"I will say he is into football. He plays with a great passion," said Haley. "You can see it on the tape when you watch him. Those are guys I get excited about, and we get excited about. It's great to see a receiver who's not afraid to go in there and mix it up. We have a very good running back in Le'Veon Bell, and part of what makes that run game go is having guys out there on the perimeter who do their job in the run game also."
Smith-Schuster left USC ranked fourth in school history with 213 catches, and he had at least one reception in each of his 40 college games, which included 39 starts.
"They have so many great talents, but I have the opportunity to have mentors in those guys to learn as a young player coming in and coming up," said Smith-Schuster. "I will do anything possible to bring the Steelers back to the Super Bowl, whether that's on special teams, being a backup or a role player, anything that it takes."
LOOKING FOR MAN-COVERAGE CBs
The Steelers would re-focus themselves on pass defense with their first pick of the third round with the selection of Sutton on the first of their two third-round picks.
A 5-foot-11, 188-pound cornerback who comes with the ability to play outside or inside in the slot, according to defensive backs coach Carnell Lake, Sutton became the 25th defensive back chosen over the first 94 selections.
"He does a good job of mirroring the receiver," said Lake. "He stays close, and that shows in his productivity as a corner for Tennessee over the years of his career. He has led his team and is the all-time leader in passes defensed for Tennessee. He knows how to cover, he stays close, and that is something that we've been looking for in the draft."
Lake said another quality the Steelers have been looking for in cornerbacks is an ability to be effective in man-coverage so that the defense isn't as limited in the calls it can make during the courses of games.
"At least speaking for myself, I think versatility in a defensive back is something you always should look for, the ability to be able to call any defense and the defensive back should be able to draw upon his skills to be able to handle that," said Lake. "I think that just comes with drafting the right guys. I think this is a good attempt, especially in the third round, of getting someone who can help us do that."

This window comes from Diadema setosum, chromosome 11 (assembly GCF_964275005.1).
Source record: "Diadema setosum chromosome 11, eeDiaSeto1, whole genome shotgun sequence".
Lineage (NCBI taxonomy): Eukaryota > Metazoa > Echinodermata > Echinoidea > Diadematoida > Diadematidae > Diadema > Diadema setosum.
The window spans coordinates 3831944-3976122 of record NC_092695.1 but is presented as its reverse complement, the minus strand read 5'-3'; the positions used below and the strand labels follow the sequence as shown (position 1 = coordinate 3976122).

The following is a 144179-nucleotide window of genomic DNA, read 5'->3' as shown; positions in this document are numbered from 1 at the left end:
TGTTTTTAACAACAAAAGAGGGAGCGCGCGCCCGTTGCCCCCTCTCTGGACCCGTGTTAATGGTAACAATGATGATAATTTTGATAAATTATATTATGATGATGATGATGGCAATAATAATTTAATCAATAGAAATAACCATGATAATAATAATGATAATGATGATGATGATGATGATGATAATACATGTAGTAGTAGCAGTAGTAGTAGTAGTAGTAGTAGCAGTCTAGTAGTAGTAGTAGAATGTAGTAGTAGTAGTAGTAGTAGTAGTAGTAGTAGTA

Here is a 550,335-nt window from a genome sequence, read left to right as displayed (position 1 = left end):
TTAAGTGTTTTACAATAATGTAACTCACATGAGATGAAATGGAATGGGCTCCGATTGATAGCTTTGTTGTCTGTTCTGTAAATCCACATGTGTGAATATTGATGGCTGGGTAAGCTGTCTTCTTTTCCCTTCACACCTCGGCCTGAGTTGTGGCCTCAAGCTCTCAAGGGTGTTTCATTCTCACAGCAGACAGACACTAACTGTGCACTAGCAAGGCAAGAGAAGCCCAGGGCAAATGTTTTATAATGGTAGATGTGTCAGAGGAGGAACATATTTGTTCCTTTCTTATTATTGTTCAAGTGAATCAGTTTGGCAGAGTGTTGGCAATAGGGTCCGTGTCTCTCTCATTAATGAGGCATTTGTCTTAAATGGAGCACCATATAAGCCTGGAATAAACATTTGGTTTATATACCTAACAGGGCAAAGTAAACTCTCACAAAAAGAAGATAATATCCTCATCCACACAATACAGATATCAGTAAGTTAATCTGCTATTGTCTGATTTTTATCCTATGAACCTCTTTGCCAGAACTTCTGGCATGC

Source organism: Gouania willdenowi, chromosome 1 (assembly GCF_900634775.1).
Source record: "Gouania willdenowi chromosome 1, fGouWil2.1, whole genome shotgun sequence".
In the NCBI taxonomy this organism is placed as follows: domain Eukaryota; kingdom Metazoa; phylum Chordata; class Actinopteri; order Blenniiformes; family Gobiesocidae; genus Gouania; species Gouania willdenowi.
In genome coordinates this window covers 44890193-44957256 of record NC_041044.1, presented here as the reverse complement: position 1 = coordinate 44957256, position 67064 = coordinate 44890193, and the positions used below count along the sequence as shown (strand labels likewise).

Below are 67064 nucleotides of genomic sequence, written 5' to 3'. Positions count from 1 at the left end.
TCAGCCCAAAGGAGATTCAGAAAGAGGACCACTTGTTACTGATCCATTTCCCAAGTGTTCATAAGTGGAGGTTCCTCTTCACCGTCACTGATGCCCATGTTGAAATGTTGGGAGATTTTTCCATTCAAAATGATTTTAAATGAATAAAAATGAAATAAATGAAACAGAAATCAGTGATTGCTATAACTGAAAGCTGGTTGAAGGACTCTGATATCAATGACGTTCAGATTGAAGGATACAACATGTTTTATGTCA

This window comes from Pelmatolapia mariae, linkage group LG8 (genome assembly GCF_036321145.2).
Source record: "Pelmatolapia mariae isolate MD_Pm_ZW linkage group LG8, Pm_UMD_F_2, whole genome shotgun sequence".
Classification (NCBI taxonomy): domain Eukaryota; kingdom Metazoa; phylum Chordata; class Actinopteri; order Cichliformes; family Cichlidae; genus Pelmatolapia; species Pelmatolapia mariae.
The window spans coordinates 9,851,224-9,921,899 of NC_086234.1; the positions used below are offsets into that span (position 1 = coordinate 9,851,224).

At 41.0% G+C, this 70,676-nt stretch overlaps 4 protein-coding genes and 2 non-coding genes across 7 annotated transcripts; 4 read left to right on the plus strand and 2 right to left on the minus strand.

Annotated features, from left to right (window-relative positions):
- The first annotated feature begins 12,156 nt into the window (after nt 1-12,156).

Sutton finished his career at Tennessee with 45 starts, in which he contributed 127 tackles, including 13 for loss, seven interceptions, three forced fumbles, and three fumble recoveries. He also averaged 14.6 yards on 45 punt returns, and he brought three of those back for touchdowns.
"I am very comfortable (playing man-to-man)," said Sutton. "That's something I did pretty much every play in college. We played man, single-high, or some form of man coverage on every single play. And played some zone. So I am very comfortable with playing press-man or off-man."
Another area the Steelers sought to address during this draft was finding a backup for Le'Veon Bell. With DeAngelo Williams hitting his mid-30s and being an unrestricted free agent, it wasn't exactly a secret that this draft would be used in an attempt to fill that role.
With their second pick of the third round, they got their man for that job in Conner, who is well known to the organization since the University of Pittsburgh shares the UPMC Rooney Sports Complex with the Steelers. Conner, 6-1, 233, left Pitt as the school's No. 2 rusher, behind Tony Dorsett, with 3,733 yards, to go along with 52 rushing touchdowns in his 39 college games.
Conner was the 2014 ACC Player of the Year, and then in December 2015, he was diagnosed with Hodgkin's Lymphoma. By May 2016, he announced he was cancer-free, and during Pitt's 2016 season, he rushed for 1,092 yards and 16 touchdowns on 216 carries, while adding 21 catches for another 302 yards and four more touchdowns.
"This is not a story about sentiment," said running backs coach James Saxon. "This is a story about a young man who is a very good football player, and I hope that the guys we play against are sentimental, because (Conner) is going to share with them some sentimental, physical things."